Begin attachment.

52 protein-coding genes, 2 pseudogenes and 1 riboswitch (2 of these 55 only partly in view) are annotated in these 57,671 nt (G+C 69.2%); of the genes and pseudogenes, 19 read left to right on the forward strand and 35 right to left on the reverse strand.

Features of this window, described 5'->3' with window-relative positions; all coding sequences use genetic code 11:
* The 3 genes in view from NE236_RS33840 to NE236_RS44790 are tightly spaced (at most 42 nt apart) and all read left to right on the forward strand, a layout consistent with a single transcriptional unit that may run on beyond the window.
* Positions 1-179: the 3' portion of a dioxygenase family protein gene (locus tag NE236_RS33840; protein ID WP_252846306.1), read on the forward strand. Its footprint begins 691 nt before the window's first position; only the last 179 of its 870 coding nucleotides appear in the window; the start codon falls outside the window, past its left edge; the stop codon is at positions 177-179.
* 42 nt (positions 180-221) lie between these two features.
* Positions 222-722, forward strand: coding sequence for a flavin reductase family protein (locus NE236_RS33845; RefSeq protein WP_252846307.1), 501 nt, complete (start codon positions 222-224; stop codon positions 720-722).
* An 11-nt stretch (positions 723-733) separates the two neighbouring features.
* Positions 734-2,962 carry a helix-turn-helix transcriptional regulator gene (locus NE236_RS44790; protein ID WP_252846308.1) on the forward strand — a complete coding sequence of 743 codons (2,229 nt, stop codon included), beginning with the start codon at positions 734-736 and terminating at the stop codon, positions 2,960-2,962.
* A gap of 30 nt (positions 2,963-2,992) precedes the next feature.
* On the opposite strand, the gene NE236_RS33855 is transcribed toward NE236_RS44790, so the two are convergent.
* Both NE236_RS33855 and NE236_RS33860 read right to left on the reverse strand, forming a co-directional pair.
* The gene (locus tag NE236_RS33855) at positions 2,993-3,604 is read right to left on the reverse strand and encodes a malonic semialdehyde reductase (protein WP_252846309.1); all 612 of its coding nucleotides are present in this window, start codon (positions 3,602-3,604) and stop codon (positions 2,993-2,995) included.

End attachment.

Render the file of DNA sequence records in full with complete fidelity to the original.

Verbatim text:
52 protein-coding genes, 2 pseudogenes and 1 riboswitch (2 of these 55 only partly in view) are annotated in these 57,671 nt (G+C 69.2%); of the genes and pseudogenes, 19 read left to right on the forward strand and 35 right to left on the reverse strand.

Features of this window, described 5'->3' with window-relative positions; all coding sequences use genetic code 11:
* The 3 genes in view from NE236_RS33840 to NE236_RS44790 are tightly spaced (at most 42 nt apart) and all read left to right on the forward strand, a layout consistent with a single transcriptional unit that may run on beyond the window.
* Positions 1-179: the 3' portion of a dioxygenase family protein gene (locus tag NE236_RS33840; protein ID WP_252846306.1), read on the forward strand. Its footprint begins 691 nt before the window's first position; only the last 179 of its 870 coding nucleotides appear in the window; the start codon falls outside the window, past its left edge; the stop codon is at positions 177-179.
* 42 nt (positions 180-221) lie between these two features.
* Positions 222-722, forward strand: coding sequence for a flavin reductase family protein (locus NE236_RS33845; RefSeq protein WP_252846307.1), 501 nt, complete (start codon positions 222-224; stop codon positions 720-722).
* An 11-nt stretch (positions 723-733) separates the two neighbouring features.
* Positions 734-2,962 carry a helix-turn-helix transcriptional regulator gene (locus NE236_RS44790; protein ID WP_252846308.1) on the forward strand — a complete coding sequence of 743 codons (2,229 nt, stop codon included), beginning with the start codon at positions 734-736 and terminating at the stop codon, positions 2,960-2,962.
* A gap of 30 nt (positions 2,963-2,992) precedes the next feature.
* On the opposite strand, the gene NE236_RS33855 is transcribed toward NE236_RS44790, so the two are convergent.
* Both NE236_RS33855 and NE236_RS33860 read right to left on the reverse strand, forming a co-directional pair.
* The gene (locus tag NE236_RS33855) at positions 2,993-3,604 is read right to left on the reverse strand and encodes a malonic semialdehyde reductase (protein WP_252846309.1); all 612 of its coding nucleotides are present in this window, start codon (positions 3,602-3,604) and stop codon (positions 2,993-2,995) included.